Back to the Portage

But first, a Song Sparrow that somehow didn’t make it into the last post. I have heard Song Sparrows on occasion at the Portage but have not seen many this year.

This is my birthday weekend and if my memory serves me correctly, also the anniversary of this blog although I don’t remember how many years it has been and am too lazy to look it up. I did manage to visit the Portage on Saturday morning and will be back with that report later, but since I started this post two (?) weeks ago I feel obligated to finish it. I just checked. The photos below are from June 13. We were hot and dry. We have since had a lot of rain and flooding, but not quite enough to take us out of the “abnormally dry” category on the Illinois Drought Monitor.

Yellow Warblers nest here and were pretty elusive but I did finally manage to capture this one.

I am always intrigued by the sight of a Red-winged Blackbird chasing a Red-tailed Hawk…

Insects are sparse, which is not news, but makes the few individuals one sees that much more precious. I think I may have identified the two below. I haven’t had to resort to bug spray yet this year, although I do have a few bites I occasionally scratch to remind me it’s not over yet. The effect of insects being sparse, however, is bad news for the dragonflies and birds that eat them.

Hobomok Skipper
Likely a female Variable Dancer.

Cabbage White butterflies have been the most prevalent, and even they seem sparse. They are an introduced species.

For what it’s worth, the volunteers at the Portage have been busy reducing invasive plant species, and it is gratifying to see the natives return. Last time I saw them at work they were cutting away massive swaths of hemlock. Unfortunately it was in flower so it will likely return. But a lot of the burdock from years ago is gone. It’s a slow process.

Hemlock

More often heard than seen – a Blue Jay.

The male Brown-headed Cowbird below intrigued me by the light-colored throat feathers. It might just be a trick of the light.

Below is what I believe is a young Northern Flicker peering out of a nest hole.

The Indigo Buntings are still going strong with their songs and territories and it’s hard to resist them. I have to quit taking them for granted. They weren’t here in these numbers ten years ago.

The Baltimore Orioles have been harder to spot as they tend to their broods, but I got lucky and watched this one as he visited the nest.

Baltimore Oriole nest

So I hope to be back later today with a little yard report. If I could have one thing on my birthday (while it’s still quiet and getting too hot to be outside for very long), it would be to have time to write another blog post.

My best friend from junior high is in town from California for her mother’s 100th birthday and has chosen to stay with me and the birds. Luckily there is a relatively comfortable finished attic – I call it my people space. I bought a new room air conditioner which seems to be keeping it cool enough up there. So I am foregoing my traditional visit to Goose Lake Prairie this year. Maybe I can take off for that grassland later in the month. Today I will enjoy hanging out with my friend and trying to be lazy.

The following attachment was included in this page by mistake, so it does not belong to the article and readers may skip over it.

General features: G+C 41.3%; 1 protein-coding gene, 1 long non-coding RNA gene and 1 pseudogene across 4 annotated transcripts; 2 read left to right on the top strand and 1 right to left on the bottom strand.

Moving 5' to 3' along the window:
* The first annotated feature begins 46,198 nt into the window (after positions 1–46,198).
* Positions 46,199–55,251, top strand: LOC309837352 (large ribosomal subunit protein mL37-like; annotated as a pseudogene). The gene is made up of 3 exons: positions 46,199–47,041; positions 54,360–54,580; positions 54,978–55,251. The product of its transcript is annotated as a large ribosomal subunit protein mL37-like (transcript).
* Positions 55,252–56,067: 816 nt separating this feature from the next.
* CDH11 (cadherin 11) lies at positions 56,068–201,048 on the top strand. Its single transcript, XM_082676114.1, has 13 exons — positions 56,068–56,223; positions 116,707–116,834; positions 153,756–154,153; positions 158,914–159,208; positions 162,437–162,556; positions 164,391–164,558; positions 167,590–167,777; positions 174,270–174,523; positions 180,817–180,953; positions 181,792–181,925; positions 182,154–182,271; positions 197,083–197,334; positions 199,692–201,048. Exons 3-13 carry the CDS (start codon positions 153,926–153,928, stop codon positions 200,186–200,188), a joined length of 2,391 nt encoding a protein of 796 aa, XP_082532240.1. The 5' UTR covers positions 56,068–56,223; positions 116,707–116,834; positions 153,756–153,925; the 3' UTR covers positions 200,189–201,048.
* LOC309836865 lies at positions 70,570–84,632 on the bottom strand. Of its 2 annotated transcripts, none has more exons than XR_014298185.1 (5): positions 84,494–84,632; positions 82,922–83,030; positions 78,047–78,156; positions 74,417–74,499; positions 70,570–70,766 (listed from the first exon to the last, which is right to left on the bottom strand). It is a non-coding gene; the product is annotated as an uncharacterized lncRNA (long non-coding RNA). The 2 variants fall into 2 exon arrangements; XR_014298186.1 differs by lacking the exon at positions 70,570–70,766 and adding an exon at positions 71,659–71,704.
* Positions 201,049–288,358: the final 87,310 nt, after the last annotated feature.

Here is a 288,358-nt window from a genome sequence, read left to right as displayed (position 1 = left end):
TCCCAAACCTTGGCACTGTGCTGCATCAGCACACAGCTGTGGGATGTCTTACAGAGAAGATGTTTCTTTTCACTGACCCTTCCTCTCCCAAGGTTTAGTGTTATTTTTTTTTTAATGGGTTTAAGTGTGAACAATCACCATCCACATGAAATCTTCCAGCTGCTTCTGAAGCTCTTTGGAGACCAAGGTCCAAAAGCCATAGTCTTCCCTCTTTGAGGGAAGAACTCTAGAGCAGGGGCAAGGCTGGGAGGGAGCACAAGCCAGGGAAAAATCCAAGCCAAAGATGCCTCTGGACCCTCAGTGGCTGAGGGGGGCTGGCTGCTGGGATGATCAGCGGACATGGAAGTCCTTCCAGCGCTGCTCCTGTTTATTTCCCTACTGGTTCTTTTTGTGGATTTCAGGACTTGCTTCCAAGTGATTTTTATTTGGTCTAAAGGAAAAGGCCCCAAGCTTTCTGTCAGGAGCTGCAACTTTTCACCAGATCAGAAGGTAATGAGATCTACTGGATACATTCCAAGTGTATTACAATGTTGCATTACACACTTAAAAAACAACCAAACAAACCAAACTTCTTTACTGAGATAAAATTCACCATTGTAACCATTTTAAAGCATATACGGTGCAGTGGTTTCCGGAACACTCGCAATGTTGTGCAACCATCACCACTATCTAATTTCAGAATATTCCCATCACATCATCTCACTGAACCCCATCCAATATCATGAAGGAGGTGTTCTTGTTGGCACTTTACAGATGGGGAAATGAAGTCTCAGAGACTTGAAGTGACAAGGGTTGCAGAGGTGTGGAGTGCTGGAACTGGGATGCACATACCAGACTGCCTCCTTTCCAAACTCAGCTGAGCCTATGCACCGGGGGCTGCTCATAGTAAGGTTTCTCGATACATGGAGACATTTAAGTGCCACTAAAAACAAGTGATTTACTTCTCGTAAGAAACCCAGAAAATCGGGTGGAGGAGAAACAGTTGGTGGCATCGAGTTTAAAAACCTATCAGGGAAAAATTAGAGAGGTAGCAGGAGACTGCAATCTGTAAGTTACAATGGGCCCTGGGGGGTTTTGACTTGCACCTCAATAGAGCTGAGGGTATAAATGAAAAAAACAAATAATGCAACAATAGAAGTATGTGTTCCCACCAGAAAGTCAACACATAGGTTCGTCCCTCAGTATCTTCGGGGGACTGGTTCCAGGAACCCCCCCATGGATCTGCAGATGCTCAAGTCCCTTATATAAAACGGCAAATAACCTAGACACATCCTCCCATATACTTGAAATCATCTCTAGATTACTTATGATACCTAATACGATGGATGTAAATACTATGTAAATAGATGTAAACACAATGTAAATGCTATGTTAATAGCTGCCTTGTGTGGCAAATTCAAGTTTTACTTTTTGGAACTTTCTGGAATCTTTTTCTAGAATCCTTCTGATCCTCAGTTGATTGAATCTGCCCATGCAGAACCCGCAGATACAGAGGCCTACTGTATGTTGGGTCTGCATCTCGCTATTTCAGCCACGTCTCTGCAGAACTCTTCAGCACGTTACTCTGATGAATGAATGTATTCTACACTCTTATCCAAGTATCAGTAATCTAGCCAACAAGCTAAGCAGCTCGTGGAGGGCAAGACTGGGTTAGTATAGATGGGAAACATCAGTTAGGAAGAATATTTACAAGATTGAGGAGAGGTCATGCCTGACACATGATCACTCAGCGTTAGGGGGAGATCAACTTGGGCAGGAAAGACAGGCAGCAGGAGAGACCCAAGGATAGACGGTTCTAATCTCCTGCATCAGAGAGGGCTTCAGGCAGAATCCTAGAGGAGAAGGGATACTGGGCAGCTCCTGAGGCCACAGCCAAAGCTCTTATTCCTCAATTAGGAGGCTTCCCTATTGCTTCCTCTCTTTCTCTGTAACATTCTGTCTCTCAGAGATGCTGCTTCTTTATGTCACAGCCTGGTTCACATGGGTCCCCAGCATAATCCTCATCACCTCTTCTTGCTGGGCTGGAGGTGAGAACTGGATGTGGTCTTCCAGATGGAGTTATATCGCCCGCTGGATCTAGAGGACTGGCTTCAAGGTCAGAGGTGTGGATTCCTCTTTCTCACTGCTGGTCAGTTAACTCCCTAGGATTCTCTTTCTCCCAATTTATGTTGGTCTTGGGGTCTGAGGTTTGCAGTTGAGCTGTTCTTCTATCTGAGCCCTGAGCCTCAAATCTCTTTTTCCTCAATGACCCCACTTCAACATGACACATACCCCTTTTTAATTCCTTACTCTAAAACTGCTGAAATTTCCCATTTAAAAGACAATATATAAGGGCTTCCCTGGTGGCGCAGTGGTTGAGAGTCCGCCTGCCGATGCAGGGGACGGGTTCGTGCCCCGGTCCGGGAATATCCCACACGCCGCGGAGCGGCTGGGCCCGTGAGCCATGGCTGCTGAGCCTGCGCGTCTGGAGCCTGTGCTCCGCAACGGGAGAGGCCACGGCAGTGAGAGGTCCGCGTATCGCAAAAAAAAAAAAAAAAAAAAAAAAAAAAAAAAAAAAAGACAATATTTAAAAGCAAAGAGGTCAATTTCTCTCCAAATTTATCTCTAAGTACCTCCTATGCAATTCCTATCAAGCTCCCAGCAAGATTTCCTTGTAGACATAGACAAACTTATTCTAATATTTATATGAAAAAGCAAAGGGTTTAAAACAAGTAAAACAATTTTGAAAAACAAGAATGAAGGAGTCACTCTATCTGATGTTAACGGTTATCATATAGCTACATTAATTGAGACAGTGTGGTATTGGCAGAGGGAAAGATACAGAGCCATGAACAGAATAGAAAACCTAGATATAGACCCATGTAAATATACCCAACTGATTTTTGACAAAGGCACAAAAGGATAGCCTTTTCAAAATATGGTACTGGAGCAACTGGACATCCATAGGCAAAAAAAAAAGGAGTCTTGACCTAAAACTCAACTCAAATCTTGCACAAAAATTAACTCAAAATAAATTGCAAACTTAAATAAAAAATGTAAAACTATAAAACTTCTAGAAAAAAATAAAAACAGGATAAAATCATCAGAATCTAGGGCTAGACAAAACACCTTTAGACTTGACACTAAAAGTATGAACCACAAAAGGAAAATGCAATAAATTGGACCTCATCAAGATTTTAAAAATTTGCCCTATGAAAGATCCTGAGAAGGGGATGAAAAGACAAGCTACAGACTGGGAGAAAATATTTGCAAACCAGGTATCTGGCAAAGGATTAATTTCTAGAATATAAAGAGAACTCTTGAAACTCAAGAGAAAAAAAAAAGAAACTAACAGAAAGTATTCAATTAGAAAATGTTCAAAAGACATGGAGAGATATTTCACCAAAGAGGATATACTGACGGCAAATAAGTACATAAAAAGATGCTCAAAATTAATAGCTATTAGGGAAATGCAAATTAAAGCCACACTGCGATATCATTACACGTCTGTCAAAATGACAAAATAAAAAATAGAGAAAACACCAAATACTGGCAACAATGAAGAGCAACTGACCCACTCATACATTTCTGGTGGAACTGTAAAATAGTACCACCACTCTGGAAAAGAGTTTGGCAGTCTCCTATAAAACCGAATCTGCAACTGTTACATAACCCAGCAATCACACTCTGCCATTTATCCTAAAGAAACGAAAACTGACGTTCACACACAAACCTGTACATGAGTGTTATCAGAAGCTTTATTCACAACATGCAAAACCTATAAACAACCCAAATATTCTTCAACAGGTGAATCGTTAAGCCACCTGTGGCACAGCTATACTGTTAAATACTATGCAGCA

Hot and Dry at the Portage

If my memory serves me correctly, last year we were complaining of too much rain. I remember the tall plants in my backyard towering over everything and wondering if perhaps I should have discouraged them earlier. As it turns out, the tall plants seem to be growing up just as much without rain, but I am in no mood to discourage anything.

Anyway, Saturday I went to the Portage early and encountered John as I pulled into the parking lot. He leads discussions and walks on Saturdays at 10:00 AM regarding the history of the place. He had arrived early, said he was getting into birding but had forgotten his binoculars and wanted to know if he could tag along with me. We had a good time talking and walking along the trail, and he told me the history of the early explorers and how the Des Plaines River was diverted to feed the Chicago Sanitary and Ship Canal. So initially the little bit of water now left to the Portage is part of the original Des Plaines River bed, but nothing feeds it except rain. With that knowledge I am amazed that when I first started coming here, there was enough water to support herons feeding and even a pair of Green Herons nesting. I haven’t seen the Green Herons here for several years now.

This year there doesn’t seem to be water to make it buggy enough to support Eastern Phoebes or Eastern Kingbirds like last year. We do have Eastern Wood-Pewees and Great Crested Flycatchers.

When John and I started up the trail we encountered that large painted turtle featured at the head of this post, on the gravel path. I wonder if it was a female looking for a place to lay her eggs. There haven’t been many turtles visible this year. The drought is affecting them as well.

But then we saw an Eastern Wood-Pewee, who even sang for us. I love these little guys – I often hear them clear across the woods but don’t always see them.

While we paused on the back trail on the other side of the fence, an Osprey flew over.

I was able to show John my most reliable Indigo Bunting whose territory is on the East side of the North bridge. The bunting was happy to pose and sing for us. A recording of his song is below the photos.

John had to leave to get ready for his tour/talk so we parted ways. I will have to attend one of his presentations. I confess I used avoid the Portage on Saturday mornings because of all the extra people, but now I’ve gotten used to it after the pandemic brought in a lot of new visitors.

I continued along the trail in the direction I usually take. The rest of these photos are not in order but they are the only birds I was able to capture. Below is a Red-Belled Woodpecker on the dark side of an oak tree.

I caught this Northern Flicker inspecting a nest hole.

Whatever you may think of Brown-headed Cowbirds, they can still be attractive.